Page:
MY HEART IS FIXED
Psalm lvii. 7

Robert Hawker
(1753-1827)


"My heart is fixed, O God, my heart is fixed; I will sing and give praise."–Psalm lvii. 7.

My soul! here is a delightful subject proposed for thine evening meditation, in the fixedness of the heart. The only possible way of really "singing and giving praise to the Lord" with the heart, is when the Lord hath fixed thine heart to the service. Many rush to ordinances, as the unthinking horse rusheth to the battle: not so, my soul, be thy practice. See to it, that He who alone can give a fixedness to the heart, hath fixed thine; for then, when the view of a God in Christ is brought home by the Holy Ghost to thy warmest and most devout affections, then, and not before, will there be a going forth of those affections, awakened and led by the same Almighty Spirit, upon the glorious person of thy Lord, and faith will be in lively exercise, in a way of praise, and love, and obedience, and joy. Then thou wilt sing and give praise "with the spirit, and with the understanding also." Sit down now, in the coolness of this sweet summer evening, and wait upon thy Jesus in silence and in meditation before him, until the Lord hath given thee this fixedness of affection on his person and righteousness; and then thou wilt find a fitness for devotion, and a fitness in devotion, from the sweet influences of God the Holy Ghost. Oh! how blessed is it to retire from every eye but his, who seeth in secret; and to remember, that while thine eye is looking upon Him, he is ever looking upon thee! Such a thought as this begins to give a fixedness to the heart; for the whole current and stream of the affections are directed, and therefore pour in to this one channel; so that, like a river not divided, nothing of it runs another way. And when the full tide of thine affections is thus tending to the person of Jesus, shall not such a fixedness of thought make thee cry out, as David, "My heart is fixed, O God, my heart is fixed; I will sing and give praise?" It is this state of the heart, which makes all the difference between the gracious and the carnal. Both may use closet duties; both may read, yea, study the word; yea, become proficients in the outer understanding of the word; the meditation may furnish the head, but not feed the heart: but it is the gracious soul that enjoys. It is a solemn consideration, how many are employed from year to year, in spiritual things, whose hearts all the while remain carnal. But where there is a fixedness of the heart, by the Spirit of the living God, upon the person, offices, and character of the Lord Jesus Christ, the meditation doth not settle for the mere discharge of a duty, but for the joy of the soul. Oh how I love thy law!" is then the language of the fixed heart; "it is my meditation all the day." My soul, dost thou know these things by heartfelt testimony? Doth God the Holy Ghost shine in upon thee with his light, to give thee sweet views, engaging views, soul-arresting views of Jesus? Are thine eyes, I mean the whole affections of thy soul, fixing themselves on Jesus, as a longing woman fixeth upon the one object of her desire, which nothing beside can satisfy? Oh! it is blessed to have this fixedness of mind at all times upon the person of Jesus. For this is to enter into the heart, and to shut to the door, (as Christ expresseth it) by shutting out all thoughts besides, and then looking in every direction for Jesus, and finding him in all, and upon all. His word, his grace, his secret whispers, his communications, are like so many rich cabinets of jewels, which the soul turns over, and finds Jesus in every one. Oh! thou dear Lord Jesus! grant me this happy frame of mind, that I may say, with David, "My heart is fixed, O God, my heart is fixed; I will sing and give praise!"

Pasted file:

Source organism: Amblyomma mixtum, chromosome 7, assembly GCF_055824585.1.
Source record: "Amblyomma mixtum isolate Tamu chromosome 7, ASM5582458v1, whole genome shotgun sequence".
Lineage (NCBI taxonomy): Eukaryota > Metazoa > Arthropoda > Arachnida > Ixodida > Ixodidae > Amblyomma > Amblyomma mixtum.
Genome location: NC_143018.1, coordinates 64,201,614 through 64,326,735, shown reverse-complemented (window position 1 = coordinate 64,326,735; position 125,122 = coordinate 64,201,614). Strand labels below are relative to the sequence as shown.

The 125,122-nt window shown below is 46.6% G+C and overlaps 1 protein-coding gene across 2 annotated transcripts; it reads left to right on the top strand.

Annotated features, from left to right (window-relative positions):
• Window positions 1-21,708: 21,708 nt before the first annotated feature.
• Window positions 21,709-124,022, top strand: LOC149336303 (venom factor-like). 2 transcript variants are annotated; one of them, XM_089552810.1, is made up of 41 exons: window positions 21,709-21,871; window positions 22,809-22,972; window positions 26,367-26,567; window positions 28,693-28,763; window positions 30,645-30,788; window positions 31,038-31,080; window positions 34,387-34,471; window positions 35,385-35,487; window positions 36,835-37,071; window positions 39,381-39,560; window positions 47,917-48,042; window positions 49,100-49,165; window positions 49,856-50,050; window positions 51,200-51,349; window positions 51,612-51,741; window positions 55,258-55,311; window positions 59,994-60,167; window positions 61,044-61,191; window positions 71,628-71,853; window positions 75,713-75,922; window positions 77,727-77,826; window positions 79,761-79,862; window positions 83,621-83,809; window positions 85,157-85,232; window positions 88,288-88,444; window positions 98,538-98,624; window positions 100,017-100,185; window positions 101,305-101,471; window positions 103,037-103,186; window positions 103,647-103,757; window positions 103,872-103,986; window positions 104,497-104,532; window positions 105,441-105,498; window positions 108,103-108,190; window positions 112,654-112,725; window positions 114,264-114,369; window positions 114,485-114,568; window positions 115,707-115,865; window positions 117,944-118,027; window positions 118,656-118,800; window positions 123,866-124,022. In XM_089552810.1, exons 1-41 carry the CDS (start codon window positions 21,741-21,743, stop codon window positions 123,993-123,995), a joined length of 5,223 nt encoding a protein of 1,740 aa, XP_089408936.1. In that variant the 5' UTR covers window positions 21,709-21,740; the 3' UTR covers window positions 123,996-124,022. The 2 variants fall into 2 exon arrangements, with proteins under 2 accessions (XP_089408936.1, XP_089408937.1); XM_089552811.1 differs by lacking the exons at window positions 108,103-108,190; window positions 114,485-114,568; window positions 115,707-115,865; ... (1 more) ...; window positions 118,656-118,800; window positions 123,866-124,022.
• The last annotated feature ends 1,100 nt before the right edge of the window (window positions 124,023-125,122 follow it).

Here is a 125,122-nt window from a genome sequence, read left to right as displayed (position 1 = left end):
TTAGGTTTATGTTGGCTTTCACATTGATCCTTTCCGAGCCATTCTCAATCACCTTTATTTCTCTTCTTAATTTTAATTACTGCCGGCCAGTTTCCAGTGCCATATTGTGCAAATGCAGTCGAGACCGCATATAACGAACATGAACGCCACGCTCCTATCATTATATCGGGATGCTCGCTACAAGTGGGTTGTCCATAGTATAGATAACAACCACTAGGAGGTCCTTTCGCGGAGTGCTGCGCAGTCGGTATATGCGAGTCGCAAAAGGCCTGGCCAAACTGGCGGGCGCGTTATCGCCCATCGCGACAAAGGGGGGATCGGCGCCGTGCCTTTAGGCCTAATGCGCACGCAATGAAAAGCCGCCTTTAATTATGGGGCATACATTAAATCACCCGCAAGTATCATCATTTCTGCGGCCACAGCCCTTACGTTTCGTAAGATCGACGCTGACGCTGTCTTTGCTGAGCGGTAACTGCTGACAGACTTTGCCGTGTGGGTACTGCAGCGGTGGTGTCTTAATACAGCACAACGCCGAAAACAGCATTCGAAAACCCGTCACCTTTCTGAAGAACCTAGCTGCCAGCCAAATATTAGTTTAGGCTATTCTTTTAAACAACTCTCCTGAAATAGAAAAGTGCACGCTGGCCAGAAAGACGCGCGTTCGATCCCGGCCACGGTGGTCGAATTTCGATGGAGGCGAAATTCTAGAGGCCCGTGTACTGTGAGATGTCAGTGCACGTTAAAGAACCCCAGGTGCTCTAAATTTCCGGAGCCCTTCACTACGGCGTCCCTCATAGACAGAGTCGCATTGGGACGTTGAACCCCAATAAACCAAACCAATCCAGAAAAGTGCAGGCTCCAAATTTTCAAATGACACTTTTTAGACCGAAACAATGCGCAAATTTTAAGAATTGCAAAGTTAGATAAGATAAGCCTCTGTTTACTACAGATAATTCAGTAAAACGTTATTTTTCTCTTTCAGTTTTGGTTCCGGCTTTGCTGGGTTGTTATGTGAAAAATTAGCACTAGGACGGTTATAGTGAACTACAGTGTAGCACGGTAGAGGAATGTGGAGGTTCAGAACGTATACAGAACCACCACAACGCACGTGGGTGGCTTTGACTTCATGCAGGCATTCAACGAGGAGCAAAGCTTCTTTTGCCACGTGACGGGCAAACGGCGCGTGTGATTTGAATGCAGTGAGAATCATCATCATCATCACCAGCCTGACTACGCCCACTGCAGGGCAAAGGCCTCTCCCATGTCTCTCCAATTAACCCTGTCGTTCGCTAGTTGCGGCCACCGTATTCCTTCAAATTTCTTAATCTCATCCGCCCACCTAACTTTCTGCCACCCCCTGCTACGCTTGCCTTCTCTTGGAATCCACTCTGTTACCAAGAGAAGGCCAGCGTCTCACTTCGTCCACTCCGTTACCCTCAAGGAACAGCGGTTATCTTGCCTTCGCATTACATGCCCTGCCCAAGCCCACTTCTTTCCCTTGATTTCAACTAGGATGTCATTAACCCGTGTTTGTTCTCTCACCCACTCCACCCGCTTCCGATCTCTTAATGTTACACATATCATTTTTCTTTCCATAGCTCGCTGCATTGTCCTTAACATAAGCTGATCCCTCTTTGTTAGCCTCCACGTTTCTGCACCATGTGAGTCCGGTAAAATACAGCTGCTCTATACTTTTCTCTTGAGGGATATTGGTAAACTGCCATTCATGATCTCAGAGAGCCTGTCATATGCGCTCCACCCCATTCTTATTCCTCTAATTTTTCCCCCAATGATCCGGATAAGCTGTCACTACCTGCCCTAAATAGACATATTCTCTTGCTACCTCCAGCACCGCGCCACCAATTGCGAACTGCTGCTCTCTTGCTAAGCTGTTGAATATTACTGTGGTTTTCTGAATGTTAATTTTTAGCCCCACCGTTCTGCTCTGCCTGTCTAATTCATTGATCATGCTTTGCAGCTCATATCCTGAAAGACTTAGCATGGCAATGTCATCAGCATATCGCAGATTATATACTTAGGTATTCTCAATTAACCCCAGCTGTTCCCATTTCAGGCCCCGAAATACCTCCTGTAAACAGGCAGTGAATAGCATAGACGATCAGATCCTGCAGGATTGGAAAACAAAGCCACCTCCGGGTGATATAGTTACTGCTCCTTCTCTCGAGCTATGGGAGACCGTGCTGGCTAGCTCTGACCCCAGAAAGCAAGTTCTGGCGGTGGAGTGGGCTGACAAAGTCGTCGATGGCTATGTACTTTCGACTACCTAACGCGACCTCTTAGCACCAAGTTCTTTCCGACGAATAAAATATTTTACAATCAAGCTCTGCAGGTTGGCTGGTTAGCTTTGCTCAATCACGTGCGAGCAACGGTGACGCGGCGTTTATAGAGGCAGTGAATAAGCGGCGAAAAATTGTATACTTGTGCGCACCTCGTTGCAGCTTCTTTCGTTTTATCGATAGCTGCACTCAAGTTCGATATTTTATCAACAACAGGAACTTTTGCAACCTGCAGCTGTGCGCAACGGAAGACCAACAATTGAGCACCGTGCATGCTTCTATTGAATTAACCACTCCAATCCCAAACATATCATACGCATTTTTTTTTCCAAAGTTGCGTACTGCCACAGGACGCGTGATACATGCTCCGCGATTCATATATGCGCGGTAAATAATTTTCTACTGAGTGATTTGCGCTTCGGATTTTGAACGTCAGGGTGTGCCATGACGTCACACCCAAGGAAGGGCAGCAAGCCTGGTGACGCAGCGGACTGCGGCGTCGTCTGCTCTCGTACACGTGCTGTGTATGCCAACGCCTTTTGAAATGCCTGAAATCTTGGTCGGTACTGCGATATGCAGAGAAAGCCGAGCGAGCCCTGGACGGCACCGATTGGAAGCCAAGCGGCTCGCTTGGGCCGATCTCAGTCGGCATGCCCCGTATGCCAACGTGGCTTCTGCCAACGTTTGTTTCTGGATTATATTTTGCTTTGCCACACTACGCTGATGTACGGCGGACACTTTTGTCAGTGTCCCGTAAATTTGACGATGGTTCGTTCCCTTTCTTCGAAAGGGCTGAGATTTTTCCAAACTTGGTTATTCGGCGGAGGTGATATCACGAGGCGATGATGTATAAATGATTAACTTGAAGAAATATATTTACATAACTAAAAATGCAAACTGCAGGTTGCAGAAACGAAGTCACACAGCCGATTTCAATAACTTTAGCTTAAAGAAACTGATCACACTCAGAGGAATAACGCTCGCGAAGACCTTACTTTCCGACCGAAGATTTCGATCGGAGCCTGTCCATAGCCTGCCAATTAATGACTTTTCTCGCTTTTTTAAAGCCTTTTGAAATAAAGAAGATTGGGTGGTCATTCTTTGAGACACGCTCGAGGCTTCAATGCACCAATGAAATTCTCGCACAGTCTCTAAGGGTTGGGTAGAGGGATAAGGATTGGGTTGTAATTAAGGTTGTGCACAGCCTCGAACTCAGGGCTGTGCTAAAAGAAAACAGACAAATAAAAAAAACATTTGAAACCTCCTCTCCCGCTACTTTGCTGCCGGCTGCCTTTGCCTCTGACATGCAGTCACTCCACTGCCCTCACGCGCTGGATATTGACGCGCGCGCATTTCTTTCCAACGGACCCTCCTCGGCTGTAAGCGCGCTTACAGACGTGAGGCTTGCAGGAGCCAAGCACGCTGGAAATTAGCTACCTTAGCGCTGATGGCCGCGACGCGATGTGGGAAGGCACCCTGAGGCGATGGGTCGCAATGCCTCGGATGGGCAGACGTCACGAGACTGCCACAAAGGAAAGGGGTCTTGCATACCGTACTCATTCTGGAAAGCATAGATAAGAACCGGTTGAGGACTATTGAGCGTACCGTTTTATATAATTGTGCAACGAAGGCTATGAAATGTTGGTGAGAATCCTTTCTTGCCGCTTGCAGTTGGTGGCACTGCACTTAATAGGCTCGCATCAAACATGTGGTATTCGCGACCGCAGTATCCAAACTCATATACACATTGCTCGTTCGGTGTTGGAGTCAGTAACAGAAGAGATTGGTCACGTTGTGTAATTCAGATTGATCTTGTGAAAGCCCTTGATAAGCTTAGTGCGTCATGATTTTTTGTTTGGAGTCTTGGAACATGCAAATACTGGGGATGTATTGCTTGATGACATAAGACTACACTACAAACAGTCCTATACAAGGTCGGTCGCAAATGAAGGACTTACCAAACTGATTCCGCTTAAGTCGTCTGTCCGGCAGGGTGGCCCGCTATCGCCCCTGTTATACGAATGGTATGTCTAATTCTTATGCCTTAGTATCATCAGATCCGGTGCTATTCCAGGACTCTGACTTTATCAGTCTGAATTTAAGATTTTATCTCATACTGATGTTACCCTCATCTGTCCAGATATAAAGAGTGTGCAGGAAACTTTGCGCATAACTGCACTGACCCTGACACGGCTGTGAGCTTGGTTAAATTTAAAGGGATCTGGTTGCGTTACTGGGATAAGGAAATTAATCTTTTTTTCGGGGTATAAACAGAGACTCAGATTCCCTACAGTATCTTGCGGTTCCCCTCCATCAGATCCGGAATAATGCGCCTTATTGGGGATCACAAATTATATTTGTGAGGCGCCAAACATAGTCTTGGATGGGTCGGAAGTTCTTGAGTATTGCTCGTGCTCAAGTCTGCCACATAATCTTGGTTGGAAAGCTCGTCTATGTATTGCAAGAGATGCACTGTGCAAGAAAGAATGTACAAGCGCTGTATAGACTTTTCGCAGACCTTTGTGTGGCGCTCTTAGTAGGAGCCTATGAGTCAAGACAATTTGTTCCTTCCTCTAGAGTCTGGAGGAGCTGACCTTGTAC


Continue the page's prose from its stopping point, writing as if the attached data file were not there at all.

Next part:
From the POOR MAN'S MORNING AND EVENING PORTIONS.


Robert Hawker



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